“Mama,” the little girl said, “should I make a list of everything I want for Christmas?”
Her mother stood still and quiet for a moment. She was carefully hanging tinsel, pulling the strands gently from the glittery pile. “I think,” she finally said to her daughter, “that you should come and sit and listen to a couple stories.”
The girl came quickly, for she loved stories of every kind, and she knew this would be a special type of story. It would be a story from when her mama was little, like her. She brought her big ball of red yarn and her crochet hook. She was making a long, long chain to wrap around the Christmas tree. Her mother continued to pull the tinsel apart, piece by piece, and tape in carefully in a dangling, sparkly row.
The two worked busily with their hands as the stories began…
The year I was fifteen my parents made money. I don’t know why that year was so different, but it was. For the first time my mama, your grandma, had plenty of money to spend on presents. “Give me a list,” she told us. So we did.
I carefully constructed my list, trying to think of all the things I wanted. A new watch. A CD player. New shoes and clothes. Games. Books.
Christmas came and the tree was heaped with gifts. Really heaped. Never in my life had there been such a pile.
One by one we opened the presents. I got everything I wanted. Every single thing.
But afterward, I felt hollow. What was wrong with me? All these wonderful gifts…
Except, wait. That was it. They didn’t feel like gifts. I expected them all. I knew what each box was before I opened it. I knew when and where Mama had bought them, even how much money she must have spent.
It wasn’t Christmas. It was grocery shopping.
Instead of happy I felt guilty. Guilty for asking for stuff that would soon break or wear out or fall apart.
I learned a lesson that year. Stuff doesn’t mean much. Presents and gifts are the most valuable when they are connected to thoughts or memories. Like the time a friend stopped by with a bouquet of sharpened pencils…. because, well, she saw the kind of pencils I liked and thought of me. That day was Christmas, right in the middle of summer.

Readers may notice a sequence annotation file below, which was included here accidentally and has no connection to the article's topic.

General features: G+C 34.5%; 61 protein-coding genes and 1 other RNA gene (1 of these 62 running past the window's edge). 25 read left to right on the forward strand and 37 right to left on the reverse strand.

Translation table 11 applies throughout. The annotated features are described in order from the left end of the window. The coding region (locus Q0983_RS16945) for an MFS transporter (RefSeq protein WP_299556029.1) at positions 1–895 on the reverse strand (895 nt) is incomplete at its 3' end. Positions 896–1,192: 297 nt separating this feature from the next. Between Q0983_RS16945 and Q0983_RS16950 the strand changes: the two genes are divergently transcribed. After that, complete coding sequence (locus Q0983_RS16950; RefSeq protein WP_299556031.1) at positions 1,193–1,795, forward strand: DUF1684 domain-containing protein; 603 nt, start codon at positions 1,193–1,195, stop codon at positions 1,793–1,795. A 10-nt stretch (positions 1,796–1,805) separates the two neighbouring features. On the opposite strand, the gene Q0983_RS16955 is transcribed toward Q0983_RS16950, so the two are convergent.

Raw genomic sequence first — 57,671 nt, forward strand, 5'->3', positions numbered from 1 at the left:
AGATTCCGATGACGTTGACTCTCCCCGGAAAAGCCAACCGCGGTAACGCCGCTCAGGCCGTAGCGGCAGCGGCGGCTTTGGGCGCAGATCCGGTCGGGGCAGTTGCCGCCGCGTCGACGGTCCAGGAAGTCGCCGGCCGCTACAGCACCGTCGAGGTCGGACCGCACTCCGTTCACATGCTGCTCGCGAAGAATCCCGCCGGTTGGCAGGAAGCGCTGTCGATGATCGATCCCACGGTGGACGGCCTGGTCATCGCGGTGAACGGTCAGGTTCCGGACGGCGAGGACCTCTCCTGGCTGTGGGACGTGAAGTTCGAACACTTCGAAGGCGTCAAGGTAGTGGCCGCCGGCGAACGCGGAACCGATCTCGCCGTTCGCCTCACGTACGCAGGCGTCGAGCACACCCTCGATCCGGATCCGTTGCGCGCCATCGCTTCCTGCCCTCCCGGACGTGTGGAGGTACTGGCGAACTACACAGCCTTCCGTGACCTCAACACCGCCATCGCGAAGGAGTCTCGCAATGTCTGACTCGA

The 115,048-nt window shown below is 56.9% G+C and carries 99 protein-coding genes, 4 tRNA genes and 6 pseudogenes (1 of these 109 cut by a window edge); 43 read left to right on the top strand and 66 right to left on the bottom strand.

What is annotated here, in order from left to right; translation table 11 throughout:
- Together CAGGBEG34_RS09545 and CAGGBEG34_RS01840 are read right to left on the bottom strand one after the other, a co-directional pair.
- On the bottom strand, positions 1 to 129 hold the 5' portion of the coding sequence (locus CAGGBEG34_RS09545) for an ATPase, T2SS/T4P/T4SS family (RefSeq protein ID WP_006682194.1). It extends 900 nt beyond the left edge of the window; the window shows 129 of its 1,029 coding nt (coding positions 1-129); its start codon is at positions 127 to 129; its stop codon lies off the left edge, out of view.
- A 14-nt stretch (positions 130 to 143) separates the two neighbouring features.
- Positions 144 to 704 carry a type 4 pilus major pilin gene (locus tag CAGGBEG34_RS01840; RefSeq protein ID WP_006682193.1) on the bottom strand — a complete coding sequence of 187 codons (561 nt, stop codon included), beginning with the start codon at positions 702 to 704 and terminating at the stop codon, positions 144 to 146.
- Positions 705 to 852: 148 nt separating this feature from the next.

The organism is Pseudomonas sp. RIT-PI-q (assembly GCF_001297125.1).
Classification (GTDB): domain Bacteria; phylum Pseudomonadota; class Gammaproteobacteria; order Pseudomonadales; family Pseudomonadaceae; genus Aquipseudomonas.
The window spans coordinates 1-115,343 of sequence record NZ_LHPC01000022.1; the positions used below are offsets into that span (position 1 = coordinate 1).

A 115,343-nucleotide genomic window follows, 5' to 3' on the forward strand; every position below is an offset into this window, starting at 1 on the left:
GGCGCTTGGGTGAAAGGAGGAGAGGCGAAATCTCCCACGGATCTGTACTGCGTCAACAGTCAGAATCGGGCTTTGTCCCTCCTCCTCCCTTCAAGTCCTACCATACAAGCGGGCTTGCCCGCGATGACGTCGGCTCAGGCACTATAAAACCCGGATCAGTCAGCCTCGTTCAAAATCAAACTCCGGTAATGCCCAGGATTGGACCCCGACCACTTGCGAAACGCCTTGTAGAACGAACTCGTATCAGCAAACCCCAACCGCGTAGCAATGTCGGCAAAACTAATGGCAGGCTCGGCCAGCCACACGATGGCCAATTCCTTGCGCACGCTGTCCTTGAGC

Here was the truth: A gift is valuable because of the giver. A list of “I-wants” will ruin it all.
The second story is a bit different. I was younger then. Probably just your age.
It was the year your grandma had cancer. Between surgery and doctor’s visits, our money was eaten up pretty quick.
When the Christmas season came, Mama didn’t have the energy to decorate. One evening, while she was gone, the boys tromped out to the woods and cut a tree. By the time Mama got home it was set up and decorated with lights and ornaments and great globs of tinsel. She cried in joy (and maybe a little over the desecration of the tinsel).
The house was perfect and twinkly and extra sparkly.
But on Christmas morning there was not a single present under the tree. We sat there in our PJ’s and Papa gathered us all around. “We all received the most wonderful Christmas gift this year,” he told us. He pulled his wife close and looked us each right in the eye. “This year we got Mama. And we will be forever grateful that God gave her back to us.”
Mama smiled. I think maybe she felt a little sad that there were no pretty packages under the tree.
But I had never been so happy.
It ended up that some sweet friends from far away had mailed us a package with little gifts for each child. Mama had hidden them in the tree and we all got a chance to search for our name. The game was delightful and I tore open the present when I found it.
I’ll never forget those bright colored hair ties.
Not because I love hair ties, but because I set them down under the tree and thought, “It was fun to open a present.”
But the most fun was having my mama. We played games, made popcorn with melted cheese and lots of butter, and sang carols while Mama strummed on the guitar and Papa played the harmonica.
It was the best Christmas ever.
The story ended and the living room was quiet. After a moment the little girl whispered, “A mommy is way better than presents.”
“Let’s make a deal,” her mother said, setting down the tinsel and looking her daughter right in the eye. “You don’t worry about what you’ll get for gifts– but instead, take time to enjoy each special moment. Enjoy decorating the tree, running your hands through the yards of tinsel, reading the advent story each night. And if there are presents on Christmas day, then enjoy them! But let’s not waste our time thinking up lists of ‘I-wants’ when we can be praising God for the ‘I-already-haves.'”